FAA Over Missed Boeing 787 Dreamliner Inspections!

Photo By MilborneOne

FAA Launches New Investigation into Boeing


The Federal Aviation Administration is investigating Boeing after the company itself raised red flags over potentially incomplete inspections on some 787 Dreamliner aircraft. While it has limited information about the exact nature of the matter, the FAA will attempt to determine whether required inspections – vital to proper electrical grounding where the wings join the fuselage – were conducted by Boeing employees, who are also the focus of a second investigation that involves potential falsified aircraft records. This probe follows a report by Boeing in April that it believed inspection procedures had fallen short. In a statement, the FAA reassured the public: ‘Safety is our top priority – and the agency will take appropriate action based on the results of our review’.

Dreamliner Inspections Under Scrutiny


Investigators want to know if proper inspections were made aboard specific Dreamliners at the wing-to-body junctions where all the electrical work is done. Any water that seeps into the planes at those joints could be very dangerous should it short-circuit the electrics. The FAA is also looking into the possibility that Boeing employees faked records of the inspections – they wrote down that the work had been done, even if it wasn’t. While this investigation plays out, Boeing will scrutinize undelivered Dreamliners and plan a course of action on those aloft.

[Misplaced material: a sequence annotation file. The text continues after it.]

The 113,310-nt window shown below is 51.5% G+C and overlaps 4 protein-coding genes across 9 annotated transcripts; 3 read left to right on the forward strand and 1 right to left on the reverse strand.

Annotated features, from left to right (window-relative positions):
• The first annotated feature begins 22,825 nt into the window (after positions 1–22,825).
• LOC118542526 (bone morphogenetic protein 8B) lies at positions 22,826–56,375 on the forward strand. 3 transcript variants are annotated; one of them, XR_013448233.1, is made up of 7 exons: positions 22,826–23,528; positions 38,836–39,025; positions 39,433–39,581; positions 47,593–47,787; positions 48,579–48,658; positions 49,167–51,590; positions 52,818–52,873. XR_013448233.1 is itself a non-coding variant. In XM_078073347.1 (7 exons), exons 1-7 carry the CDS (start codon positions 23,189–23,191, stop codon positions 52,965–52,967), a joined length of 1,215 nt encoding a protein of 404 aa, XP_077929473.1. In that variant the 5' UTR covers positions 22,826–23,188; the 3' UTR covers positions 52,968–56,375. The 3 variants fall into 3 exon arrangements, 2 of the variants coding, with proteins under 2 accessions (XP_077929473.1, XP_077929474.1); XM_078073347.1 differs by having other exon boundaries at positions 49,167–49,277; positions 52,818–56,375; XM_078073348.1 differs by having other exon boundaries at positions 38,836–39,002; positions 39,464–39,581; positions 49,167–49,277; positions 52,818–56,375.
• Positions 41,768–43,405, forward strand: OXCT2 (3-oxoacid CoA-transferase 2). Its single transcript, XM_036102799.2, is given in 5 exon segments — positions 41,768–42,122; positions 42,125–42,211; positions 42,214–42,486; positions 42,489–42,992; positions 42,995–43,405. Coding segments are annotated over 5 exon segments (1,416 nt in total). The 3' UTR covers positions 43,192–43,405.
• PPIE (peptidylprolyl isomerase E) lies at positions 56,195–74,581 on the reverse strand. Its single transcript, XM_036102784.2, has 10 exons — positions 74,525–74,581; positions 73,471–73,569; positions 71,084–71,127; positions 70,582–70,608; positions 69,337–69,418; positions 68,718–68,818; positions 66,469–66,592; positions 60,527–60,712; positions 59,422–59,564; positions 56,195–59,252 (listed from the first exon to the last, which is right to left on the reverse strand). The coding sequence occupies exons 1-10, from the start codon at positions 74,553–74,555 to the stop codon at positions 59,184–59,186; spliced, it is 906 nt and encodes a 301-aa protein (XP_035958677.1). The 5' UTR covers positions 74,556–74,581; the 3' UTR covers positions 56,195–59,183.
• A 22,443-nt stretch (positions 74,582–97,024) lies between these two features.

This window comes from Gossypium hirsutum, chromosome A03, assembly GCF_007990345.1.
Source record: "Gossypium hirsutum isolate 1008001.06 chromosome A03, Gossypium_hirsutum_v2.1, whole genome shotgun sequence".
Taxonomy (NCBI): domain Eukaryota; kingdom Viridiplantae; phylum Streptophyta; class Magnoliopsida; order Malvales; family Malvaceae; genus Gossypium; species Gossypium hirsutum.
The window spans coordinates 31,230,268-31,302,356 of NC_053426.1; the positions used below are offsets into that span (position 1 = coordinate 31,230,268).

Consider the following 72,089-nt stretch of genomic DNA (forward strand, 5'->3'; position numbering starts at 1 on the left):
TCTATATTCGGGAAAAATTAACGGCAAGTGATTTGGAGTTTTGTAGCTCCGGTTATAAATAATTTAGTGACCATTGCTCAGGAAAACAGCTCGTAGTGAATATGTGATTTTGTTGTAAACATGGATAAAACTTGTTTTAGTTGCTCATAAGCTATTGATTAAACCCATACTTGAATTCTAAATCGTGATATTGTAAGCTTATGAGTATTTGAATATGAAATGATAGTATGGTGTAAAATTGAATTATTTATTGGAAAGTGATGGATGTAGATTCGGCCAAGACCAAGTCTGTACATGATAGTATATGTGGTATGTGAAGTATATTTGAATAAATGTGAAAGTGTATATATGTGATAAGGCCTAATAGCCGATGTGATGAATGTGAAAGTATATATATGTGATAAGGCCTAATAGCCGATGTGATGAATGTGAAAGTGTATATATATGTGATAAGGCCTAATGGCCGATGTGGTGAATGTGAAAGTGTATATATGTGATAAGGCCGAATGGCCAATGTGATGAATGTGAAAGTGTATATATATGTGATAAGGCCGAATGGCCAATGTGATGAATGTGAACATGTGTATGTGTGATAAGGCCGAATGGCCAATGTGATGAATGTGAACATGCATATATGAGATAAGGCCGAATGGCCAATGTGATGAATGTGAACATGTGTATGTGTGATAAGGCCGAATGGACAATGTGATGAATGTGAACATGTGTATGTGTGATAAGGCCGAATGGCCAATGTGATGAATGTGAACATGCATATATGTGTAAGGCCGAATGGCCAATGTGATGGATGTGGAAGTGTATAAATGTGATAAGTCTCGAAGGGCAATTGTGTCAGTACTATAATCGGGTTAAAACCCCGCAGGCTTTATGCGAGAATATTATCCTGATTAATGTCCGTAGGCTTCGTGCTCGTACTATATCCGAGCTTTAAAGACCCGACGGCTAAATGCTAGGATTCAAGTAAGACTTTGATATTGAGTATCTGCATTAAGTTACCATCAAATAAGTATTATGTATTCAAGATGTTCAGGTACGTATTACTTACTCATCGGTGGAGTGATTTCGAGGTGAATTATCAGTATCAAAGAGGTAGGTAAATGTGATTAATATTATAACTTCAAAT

Internal Whistleblower Raises Concerns


The FAA’s preliminary report implies misconduct on the part of Boeing employees, who failed to perform the required test but logged it as done. Boeing insists this does not present a safety issue. The investigation was launched by the Federal Aviation Administration (FAA) in April after it received information from Boeing regarding certain aspects of its manufacturing process. The story came on the heels of his exposé of ‘deep-rooted quality issues’ at Boeing on 17 April, after he took his complaints public. The engineer had raised issues about quality in Boeing products, including the Dreamliner, on several occasions before that.

Uncertainties and Moving Forward


This investigation may also pose a question about the process and product control of Boeing inside the factory. Whether there is an engineering problem or a control issue, it is the FAA’s responsibility to prove it in an airworthiness investigation. Meanwhile, while Boeing proceeds with corrective measures, such as rechecks and with its internal search for wrongful employee behavior, passengers and the airlines that they use are following closely the progress of the much-publicised investigation, waiting to get an official picture and see where it might lead next.